Wednesday, July 25, 2012
Eritrean government using consulate in Toronto to impose tax to bankroll military, UN charges - thestar.com
The Eritrean government has been using its Toronto consulate to force expatriates to pay taxes that help bankroll its military, according a United Nations report released this week.
The UN Monitoring Group on Somalia and Eritrea said in its report to the Security Council that the Eritrean consulate in Toronto has been using coercive tactics to impose a 2 per cent income tax on its diasporic communities to help finance the military, a fundraising practice the group says “arguably” violates an arms embargo imposed by the United Nations in 2009.
Sharing its borders with Ethiopia, Djibouti and Sudan, Eritrea has been embroiled in conflict since declaring independence from Ethiopia in 1993. Though one of the poorest countries on the planet, it has become one of the most militarized in Africa, gaining notoriety for its support of Al Shabab, a Somali-based Islamic group and Al Qaeda affiliate.
The UN Monitoring Group said it found no evidence that Eritrea had directly supported Al Shabab in the past year, but added that the tiny country continues to violate UN Security Council resolutions — its use of forcible “extraterritorial” tax collection to finance its military as one example.
One man who said he fled Eritrea for Toronto in 2001 told the Star he first faced trouble with the city’s Eritrean consulate in 2004 when he arrived at the office seeking help to bring his wife and child to Canada.
The man, who asked not to be named for fear of retribution, said the consulate demanded that he pay the 2 per cent income tax for every year since he arrived in 2001 in order to receive the help he needed to reunite with his family.
On welfare at the time, he would have had to pay $5 from every monthly welfare cheque and at first refused, he said. But “instead of losing my wife and son,” he said he changed his mind. His family arrived in Canada in 2005.
“It’s just criminal,” he said. “What are consulates supposed to do? We expect them to do legal things, not illegal things like this.”
Last January, Foreign Affairs Minister John Baird wrote a letter to Eritrea’s minister of foreign affairs, Osman Saleh Mohammed, expressing concern that the Eritrean consulate in Toronto was using coercive methods to collect the tax.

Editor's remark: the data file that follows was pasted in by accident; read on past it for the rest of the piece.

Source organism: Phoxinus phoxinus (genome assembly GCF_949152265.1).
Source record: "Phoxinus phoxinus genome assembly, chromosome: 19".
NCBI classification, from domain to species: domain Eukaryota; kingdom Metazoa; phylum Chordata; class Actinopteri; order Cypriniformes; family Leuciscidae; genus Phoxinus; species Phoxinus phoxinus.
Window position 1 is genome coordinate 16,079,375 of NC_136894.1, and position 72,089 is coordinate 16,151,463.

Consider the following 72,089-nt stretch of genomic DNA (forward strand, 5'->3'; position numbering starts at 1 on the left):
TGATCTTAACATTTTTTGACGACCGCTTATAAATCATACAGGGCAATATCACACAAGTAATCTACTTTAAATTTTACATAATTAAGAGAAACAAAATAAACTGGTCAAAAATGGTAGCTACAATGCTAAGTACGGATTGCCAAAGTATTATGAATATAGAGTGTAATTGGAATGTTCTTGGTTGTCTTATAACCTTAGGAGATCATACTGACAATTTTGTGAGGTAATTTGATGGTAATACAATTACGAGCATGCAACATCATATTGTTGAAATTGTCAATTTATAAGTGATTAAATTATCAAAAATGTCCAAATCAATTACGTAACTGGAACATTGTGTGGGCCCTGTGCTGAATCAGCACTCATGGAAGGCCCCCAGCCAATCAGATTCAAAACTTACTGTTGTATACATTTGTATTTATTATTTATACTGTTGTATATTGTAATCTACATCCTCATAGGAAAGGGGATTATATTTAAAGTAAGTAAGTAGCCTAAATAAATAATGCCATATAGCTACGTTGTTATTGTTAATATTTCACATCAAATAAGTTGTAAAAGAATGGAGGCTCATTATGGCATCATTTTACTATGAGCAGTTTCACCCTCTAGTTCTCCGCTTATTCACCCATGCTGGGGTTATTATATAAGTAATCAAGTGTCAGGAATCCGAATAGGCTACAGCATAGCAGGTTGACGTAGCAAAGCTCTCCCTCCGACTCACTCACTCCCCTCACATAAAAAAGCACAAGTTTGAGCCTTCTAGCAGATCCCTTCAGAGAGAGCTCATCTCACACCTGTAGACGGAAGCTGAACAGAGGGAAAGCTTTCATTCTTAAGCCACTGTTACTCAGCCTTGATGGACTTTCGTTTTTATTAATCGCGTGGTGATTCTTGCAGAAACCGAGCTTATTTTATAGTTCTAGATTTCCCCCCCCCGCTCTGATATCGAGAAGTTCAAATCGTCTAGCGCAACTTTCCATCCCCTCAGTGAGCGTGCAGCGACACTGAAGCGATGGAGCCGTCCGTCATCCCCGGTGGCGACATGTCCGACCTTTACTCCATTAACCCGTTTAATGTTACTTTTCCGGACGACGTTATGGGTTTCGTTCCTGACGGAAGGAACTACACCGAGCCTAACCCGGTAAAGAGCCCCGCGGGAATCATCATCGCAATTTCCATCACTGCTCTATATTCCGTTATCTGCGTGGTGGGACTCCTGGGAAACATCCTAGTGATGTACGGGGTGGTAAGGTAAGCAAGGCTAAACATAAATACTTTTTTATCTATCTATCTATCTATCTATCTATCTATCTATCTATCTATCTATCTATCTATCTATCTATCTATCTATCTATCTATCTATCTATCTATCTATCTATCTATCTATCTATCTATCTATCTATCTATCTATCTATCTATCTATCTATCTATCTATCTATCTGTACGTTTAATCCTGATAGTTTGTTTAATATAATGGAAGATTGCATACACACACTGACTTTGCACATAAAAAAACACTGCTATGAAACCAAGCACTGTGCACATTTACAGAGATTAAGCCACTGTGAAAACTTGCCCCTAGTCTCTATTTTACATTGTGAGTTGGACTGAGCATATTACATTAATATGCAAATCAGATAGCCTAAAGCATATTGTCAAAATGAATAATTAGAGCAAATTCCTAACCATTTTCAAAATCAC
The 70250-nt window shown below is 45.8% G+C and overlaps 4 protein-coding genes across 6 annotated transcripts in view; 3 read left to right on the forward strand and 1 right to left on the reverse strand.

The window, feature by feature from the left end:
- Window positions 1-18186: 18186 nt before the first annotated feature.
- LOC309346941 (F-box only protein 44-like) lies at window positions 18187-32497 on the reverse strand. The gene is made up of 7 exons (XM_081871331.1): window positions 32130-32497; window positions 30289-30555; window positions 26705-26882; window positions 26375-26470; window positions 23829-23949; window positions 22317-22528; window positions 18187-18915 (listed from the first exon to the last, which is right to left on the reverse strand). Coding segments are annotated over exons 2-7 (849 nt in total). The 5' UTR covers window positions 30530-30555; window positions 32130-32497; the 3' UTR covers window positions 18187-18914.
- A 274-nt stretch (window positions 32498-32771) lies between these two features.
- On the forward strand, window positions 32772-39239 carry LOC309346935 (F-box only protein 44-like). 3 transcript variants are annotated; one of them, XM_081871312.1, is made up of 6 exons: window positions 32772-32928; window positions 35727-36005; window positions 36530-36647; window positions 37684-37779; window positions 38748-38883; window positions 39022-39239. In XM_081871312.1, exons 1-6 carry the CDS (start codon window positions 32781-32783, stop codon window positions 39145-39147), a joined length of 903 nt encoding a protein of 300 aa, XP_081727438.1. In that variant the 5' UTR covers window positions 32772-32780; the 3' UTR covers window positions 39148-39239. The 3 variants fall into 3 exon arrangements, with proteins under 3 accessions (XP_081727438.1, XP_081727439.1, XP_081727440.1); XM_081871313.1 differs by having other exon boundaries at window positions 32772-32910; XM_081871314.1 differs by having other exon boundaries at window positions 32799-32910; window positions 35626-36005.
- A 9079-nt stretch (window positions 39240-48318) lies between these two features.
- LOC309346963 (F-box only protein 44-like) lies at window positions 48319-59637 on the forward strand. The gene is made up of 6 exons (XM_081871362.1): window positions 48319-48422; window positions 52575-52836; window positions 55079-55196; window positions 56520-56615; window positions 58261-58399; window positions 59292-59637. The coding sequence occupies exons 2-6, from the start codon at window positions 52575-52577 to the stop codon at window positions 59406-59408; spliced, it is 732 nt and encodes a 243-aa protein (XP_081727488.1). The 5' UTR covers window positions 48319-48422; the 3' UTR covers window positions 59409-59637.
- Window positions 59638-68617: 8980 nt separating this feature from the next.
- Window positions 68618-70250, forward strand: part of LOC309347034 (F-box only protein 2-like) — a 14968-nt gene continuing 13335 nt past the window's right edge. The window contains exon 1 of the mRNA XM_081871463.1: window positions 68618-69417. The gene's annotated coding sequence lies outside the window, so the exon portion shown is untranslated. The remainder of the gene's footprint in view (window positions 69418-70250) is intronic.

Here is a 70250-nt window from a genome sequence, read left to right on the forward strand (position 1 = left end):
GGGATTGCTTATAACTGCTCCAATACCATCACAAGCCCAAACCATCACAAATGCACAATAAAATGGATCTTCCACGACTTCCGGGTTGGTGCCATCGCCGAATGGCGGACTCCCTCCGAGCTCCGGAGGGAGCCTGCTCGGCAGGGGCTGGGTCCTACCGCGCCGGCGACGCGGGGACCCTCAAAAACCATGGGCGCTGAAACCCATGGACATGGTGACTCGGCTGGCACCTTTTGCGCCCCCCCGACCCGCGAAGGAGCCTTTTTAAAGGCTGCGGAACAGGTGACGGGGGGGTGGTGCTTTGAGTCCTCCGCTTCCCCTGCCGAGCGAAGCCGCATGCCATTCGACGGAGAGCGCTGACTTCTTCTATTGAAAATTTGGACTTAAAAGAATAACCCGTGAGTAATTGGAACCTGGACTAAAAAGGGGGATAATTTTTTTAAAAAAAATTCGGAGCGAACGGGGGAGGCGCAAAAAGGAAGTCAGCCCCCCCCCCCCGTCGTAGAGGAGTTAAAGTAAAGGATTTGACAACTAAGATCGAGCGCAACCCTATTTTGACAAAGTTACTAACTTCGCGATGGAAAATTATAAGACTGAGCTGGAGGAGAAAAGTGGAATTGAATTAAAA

In the letter obtained by the Star, Baird said “using consular premises would contravene the Vienna Convention on Consular Relations and the use of coercive methods could be criminal.”
Months earlier, a Toronto-based Eritrean consular official denied in a National Post article that the consulate employed coercive tactics, instead noting that the country had imposed a “voluntary” 2 per cent income tax to help reconstruct the country’s roads, hospitals and schools.
But UN and RCMP reports and testimony from the Eritrean-Canadian community indicate otherwise.
An RCMP assessment included in the UN report found that a “refusal to pay the tax often results in denial of service or threats against, or harassment of, family members still residing in Eritrea, or possible arrest of the individual should they travel to Eritrea without paying the taxes alleged to be owing.”
In 2011, governments in both the United Kingdom and Germany demanded that Eritrea stop collecting diasporic taxes on the grounds that the practice might contravene the Vienna Convention on Diplomatic Relations. Though pressure to outlaw the tax is mounting elsewhere around the world, the Canadian government has yet to act.
Aaron Berhane, a journalist who fled Eritrea for Canada in 2001, said the Toronto consulate has been exploiting the Eritrean community for “two decades” and called for the consulate to be shut down.
“I don’t understand why the Canadian government has been patient for such a long period of time,” he said. “As long as the Eritrean consulate is open, it will use different tactic(s) to threaten and extort Eritrean Canadians.”
Rick Roth, Baird’s press secretary, told the Star in an email Tuesday that the ministry planned to review the UN report before making any further public comments, but added that “Canadian security organizations will act to prevent intimidation.”